Rocko's Modern Life
What parents need to know
Parents Need to Know
Parents need to know that although this is a cartoon, it's got a fair amount of hidden raciness that makes it iffy for tweens. Sexual innuendo is hard to miss in coy references to sensitive body parts and euphemisms like the "Chokey Chicken" restaurant, most of which will be recognizable to tweens' keen eyes and ears. Slapstick-style violence matches the show's surrealism (electrocution, death by vacuum). On the upside, though, Rocko's interactions with his motley crew of friends illustrate the meaning of friendship and promote tolerance. Teens and adults will grasp the humor in the show's satirical view of many aspects of American society as well as pick up on multiple pop-cultural references embedded in the dialogue.
What's the story?
ROCKO'S MODERN LIFE is a satirical cartoon about an Australian wallaby named Rocko (voiced by Carlos Alazraqui), who's trying to adapt to American life with the help of his buddies, Heffer (Tom Kenny) and Filburt (Mr. Lawrence). Between his grumpy neighbors and his obnoxious boss at the Kind of a Lot O' Comics shop, Rocko finds his new American peers to be a little unruly, but he manages to let their positive qualities overshadow their crazy ways. Each episode usually involves Rocko's efforts to undo the effects of some wacky predicament caused by Heffer's naivety or Filburt's neurosis...unless it's actually Rocko who's to blame for the day's crisis.
Is it any good?
Rocko's Modern Life isn't your run-of-the-mill kids' cartoon, thanks to a fair amount of edgy content. True, most of the sexual innuendoes and euphemisms will sail over very young kids' heads, and the worst of them actually were censored during the show's original run, but the same isn't true for more worldly tweens, who will pick up on the grown-up humor. This certainly isn't the first cartoon to push the envelope on content, and its content isn't as ribald as, say, South Park, but the iffy stuff has enough of a presence to warrant some thought on your part. There is some merit to how the stories promote tolerance among its vastly different characters, but even that is often lost in the overall quirkiness.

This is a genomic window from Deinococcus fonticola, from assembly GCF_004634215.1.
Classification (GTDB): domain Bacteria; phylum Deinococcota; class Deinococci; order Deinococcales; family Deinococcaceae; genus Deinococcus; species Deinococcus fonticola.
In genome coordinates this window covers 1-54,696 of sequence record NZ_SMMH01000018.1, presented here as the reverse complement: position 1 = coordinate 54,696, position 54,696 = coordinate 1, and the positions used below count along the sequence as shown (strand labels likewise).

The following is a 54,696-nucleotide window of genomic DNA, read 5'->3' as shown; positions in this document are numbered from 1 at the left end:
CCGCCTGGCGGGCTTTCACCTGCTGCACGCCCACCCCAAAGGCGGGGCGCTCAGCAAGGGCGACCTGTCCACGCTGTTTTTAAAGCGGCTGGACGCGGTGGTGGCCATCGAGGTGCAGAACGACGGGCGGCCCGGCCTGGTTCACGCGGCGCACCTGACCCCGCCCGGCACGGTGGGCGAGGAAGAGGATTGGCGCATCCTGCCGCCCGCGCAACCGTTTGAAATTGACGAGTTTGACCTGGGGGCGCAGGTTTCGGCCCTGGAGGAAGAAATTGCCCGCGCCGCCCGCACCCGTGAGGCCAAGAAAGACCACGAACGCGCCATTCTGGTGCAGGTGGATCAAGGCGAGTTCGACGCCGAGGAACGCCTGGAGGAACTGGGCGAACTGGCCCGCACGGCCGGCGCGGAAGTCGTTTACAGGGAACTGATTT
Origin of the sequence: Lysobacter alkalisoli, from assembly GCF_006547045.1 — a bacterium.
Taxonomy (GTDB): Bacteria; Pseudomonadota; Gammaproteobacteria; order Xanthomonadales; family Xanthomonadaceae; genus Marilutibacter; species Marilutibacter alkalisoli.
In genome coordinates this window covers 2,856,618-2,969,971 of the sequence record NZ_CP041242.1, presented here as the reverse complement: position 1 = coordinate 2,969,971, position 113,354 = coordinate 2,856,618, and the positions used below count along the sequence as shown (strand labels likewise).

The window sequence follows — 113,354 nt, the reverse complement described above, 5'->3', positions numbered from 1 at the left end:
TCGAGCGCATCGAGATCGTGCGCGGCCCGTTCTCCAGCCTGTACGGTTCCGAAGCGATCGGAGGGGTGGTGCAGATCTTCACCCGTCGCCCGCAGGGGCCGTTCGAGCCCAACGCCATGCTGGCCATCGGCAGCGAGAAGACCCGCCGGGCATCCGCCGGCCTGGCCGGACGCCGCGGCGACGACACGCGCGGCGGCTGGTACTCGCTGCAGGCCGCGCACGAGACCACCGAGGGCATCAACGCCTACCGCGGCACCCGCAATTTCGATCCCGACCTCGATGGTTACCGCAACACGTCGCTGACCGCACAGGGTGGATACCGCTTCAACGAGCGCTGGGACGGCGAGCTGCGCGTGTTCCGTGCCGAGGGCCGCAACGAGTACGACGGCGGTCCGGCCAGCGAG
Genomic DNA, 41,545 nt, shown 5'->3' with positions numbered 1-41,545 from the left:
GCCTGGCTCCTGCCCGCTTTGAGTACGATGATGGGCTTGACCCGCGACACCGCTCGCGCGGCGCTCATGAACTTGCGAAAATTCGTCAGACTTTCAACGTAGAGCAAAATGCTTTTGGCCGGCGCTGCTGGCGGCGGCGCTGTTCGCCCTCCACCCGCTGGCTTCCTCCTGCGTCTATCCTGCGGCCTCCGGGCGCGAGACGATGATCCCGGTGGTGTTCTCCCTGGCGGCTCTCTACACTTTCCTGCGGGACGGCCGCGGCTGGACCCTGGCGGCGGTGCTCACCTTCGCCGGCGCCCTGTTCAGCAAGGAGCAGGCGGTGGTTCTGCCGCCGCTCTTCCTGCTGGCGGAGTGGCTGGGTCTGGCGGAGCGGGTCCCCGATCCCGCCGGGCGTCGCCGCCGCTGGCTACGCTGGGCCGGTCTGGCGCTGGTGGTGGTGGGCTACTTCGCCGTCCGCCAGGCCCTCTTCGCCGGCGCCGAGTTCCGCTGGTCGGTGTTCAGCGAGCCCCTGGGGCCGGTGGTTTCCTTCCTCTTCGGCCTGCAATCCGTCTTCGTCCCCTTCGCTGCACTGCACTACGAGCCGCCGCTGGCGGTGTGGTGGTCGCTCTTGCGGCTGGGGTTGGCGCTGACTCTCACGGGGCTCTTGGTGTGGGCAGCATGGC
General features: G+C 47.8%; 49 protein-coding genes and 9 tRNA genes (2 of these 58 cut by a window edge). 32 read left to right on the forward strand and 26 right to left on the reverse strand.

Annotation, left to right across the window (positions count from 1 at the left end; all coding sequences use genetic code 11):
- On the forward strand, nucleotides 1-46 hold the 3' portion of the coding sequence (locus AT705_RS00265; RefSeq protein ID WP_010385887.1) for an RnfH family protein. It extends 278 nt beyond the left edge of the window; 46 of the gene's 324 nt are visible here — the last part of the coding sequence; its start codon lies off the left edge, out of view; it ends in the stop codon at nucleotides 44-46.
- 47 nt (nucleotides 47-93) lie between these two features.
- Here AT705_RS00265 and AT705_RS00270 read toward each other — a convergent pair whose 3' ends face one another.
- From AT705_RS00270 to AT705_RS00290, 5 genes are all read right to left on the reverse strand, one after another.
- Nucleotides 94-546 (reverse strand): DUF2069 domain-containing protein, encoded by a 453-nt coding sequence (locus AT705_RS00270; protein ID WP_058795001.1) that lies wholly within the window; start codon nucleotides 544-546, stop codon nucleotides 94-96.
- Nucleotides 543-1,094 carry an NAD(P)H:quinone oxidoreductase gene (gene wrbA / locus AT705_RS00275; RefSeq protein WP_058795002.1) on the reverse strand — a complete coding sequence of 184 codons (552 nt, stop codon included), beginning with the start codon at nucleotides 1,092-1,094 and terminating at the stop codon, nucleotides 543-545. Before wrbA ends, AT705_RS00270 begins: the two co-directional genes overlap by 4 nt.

That said, this is a very funny show that's bound to be appreciated by anyone who notices its pop-culture references and satirical commentary on American society mixed in with Rocko's absurd struggles that make for plenty of laugh-out-loud moments. Allusions to TV shows like Star Trek, movies like Citizen Kane, and eateries like Kentucky Fried Chicken; poking fun at gross consumerism and the technological revolution; and, yes, those same hints at sexuality make for funny times when viewed through the eyes of a teen or adult.
Families can talk about...
Families can talk about friendship. What does this show have to say about friendship? What examples if positive relationships exist among characters? Why is it good to have friends who aren't exactly like you?
Tweens: Who do you think is this show's target audience? Did you find any of the content to be confusing or offensive? What is the purpose of creating an adult-oriented show that looks like it's meant for kids? Have you ever seen another show that referenced things you didn't understand?
What, if anything, are the show's creators attempting to say about American life? Do they portray any aspect of it as particularly bad, or are they just looking for laughs? Does seeing the world through Rocko's eyes change your impression of it? What can be gained by looking at things through another's perspective?